So, the first thing you used here was cot? Did you meant tg by that?
    This may be common sense but how could you find sin(A)?
    tg (A)=sin(A)/cos(A) right?

    The other thing is ABC similar to A'B'C
    the solution you got here was B'C = 4x/3
    This is B'C/A'C=BC/AC
    But how come we get such solution?

    Next, you used A'A'' is proportional to 6 - x and A'B' is proportional to x
    I wouldn't see that as a possibility.
    Is this A'A''/6-x and x/A'B'?

    So, why did you need the Sin(A) and the measure B'C?
    Because, after getting x=3 you can simply use it in a formula and get the exact measures.

    I'll Google coefficients of proportionality.

    And yes, I could be better in Geometry.
    But this will help me to clear a lot of things in my mind.
    Thanks emakarov!
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  8. #8
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    Quote Originally Posted by Zellator View Post
    So, the first thing you used here was cot? Did you meant tg by that?
    This may be common sense but how could you find sin(A)?
    tg (A)=sin(A)/cos(A) right?
    By cot(A) I meant cotangent of A, sometimes denoted by ctg(A). You are right, it is the tangent of A that is 8/6. One can find sin(A) through cot(A):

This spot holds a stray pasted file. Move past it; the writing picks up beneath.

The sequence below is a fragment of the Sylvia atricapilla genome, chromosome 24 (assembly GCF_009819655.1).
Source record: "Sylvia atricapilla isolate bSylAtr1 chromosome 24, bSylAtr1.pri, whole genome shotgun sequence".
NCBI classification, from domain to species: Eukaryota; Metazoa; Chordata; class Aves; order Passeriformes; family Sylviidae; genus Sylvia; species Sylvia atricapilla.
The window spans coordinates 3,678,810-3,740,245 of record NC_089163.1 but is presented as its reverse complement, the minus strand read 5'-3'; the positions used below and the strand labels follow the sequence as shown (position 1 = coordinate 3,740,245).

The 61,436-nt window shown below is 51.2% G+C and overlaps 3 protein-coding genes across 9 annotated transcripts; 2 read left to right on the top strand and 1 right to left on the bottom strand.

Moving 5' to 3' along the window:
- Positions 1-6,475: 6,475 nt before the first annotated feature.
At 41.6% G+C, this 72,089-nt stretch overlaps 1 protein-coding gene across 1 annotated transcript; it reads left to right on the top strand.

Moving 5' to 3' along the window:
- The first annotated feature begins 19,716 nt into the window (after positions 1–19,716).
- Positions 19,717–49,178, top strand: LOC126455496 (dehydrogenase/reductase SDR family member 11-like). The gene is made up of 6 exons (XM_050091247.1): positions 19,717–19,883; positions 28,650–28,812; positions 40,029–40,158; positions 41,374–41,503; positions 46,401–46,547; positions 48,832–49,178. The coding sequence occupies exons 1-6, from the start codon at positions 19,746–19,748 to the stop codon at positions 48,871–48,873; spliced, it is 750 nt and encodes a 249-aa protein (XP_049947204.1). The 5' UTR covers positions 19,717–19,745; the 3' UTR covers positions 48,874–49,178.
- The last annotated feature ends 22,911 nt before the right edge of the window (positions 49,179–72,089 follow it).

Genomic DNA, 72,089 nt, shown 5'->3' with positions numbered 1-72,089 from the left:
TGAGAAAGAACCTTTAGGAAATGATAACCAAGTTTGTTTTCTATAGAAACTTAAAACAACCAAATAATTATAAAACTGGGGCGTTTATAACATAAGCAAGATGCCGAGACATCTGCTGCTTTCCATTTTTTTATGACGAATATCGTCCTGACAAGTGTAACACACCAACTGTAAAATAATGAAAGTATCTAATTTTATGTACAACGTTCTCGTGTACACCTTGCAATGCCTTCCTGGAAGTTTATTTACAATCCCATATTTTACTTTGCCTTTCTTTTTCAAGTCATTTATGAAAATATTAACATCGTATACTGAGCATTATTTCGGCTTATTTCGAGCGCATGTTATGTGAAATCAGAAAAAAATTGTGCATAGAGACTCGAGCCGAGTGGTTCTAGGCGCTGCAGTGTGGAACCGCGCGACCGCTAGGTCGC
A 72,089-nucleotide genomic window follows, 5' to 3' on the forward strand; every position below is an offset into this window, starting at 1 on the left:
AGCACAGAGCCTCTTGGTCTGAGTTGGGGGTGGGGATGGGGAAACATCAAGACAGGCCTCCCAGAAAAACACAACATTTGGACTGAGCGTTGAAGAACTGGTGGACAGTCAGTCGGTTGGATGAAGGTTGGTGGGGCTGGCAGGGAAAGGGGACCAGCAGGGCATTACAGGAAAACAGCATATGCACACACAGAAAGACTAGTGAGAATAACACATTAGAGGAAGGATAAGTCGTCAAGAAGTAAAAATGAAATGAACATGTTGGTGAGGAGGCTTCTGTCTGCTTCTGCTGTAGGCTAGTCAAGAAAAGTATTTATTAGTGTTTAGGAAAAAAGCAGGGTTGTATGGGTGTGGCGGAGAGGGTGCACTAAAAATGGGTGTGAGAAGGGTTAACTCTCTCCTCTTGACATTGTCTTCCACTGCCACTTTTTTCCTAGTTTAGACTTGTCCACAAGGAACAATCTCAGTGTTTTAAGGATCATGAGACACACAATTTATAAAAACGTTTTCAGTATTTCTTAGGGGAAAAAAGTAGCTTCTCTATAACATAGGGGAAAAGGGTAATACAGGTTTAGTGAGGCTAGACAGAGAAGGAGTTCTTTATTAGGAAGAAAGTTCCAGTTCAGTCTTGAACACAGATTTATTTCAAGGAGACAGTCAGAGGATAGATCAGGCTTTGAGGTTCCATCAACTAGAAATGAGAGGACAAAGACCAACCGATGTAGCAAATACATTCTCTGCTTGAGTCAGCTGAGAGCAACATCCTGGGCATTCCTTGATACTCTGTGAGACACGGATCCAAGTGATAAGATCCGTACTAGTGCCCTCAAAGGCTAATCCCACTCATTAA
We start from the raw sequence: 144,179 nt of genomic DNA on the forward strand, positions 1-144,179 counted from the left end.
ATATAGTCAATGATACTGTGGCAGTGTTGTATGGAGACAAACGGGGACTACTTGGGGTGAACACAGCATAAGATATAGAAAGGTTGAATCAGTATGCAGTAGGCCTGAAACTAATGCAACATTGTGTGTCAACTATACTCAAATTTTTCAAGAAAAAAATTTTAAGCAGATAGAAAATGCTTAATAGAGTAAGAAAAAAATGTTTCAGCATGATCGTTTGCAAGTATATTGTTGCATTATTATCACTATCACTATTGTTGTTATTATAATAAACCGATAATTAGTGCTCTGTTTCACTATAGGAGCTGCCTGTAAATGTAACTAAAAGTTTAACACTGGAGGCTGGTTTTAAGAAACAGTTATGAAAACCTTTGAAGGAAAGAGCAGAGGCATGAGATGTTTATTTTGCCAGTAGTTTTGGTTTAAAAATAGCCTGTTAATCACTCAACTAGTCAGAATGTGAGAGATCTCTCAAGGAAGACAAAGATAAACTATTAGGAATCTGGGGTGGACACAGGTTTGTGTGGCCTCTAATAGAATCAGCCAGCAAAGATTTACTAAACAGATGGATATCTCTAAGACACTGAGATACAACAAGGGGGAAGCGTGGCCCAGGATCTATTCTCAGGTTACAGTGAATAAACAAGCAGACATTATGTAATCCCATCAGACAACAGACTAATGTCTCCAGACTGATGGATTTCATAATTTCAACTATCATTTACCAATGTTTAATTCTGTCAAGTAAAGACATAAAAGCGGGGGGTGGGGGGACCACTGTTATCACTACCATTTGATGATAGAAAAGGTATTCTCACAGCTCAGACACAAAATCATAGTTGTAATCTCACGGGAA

1+\cot^2x=1/\sin^2x

    which is obtained from \sin^2x+\cos^2x=1 by dividing both sides by \sin^2x.

    The other thing is ABC similar to A'B'C
    the solution you got here was B'C = 4x/3
    This is B'C/A'C=BC/AC
    But how come we get such solution?
    I am not sure what you don't understand. Do you agree that the triangles are similar (A'B' is parallel to AB because A'B'B''A'' is a rectangle)? In similar triangles, corresponding sides have lengths in the same ratio: this is the main property of similarity.

    Next, you used A'A'' is proportional to 6 - x and A'B' is proportional to x
    I wouldn't see that as a possibility.
    A'A'' = sin(A)(6 - x), which means, by definition, that A'A'' is proportional to 6 - x with the coefficient of proportionality sin(A). Similarly, A'B'^2 = (4x/3)^2+x^2=25x^2/9, so A'B'=5x/3, which means, by definition, that A'B' is proportional to x with the coefficient of proportionality 5/3.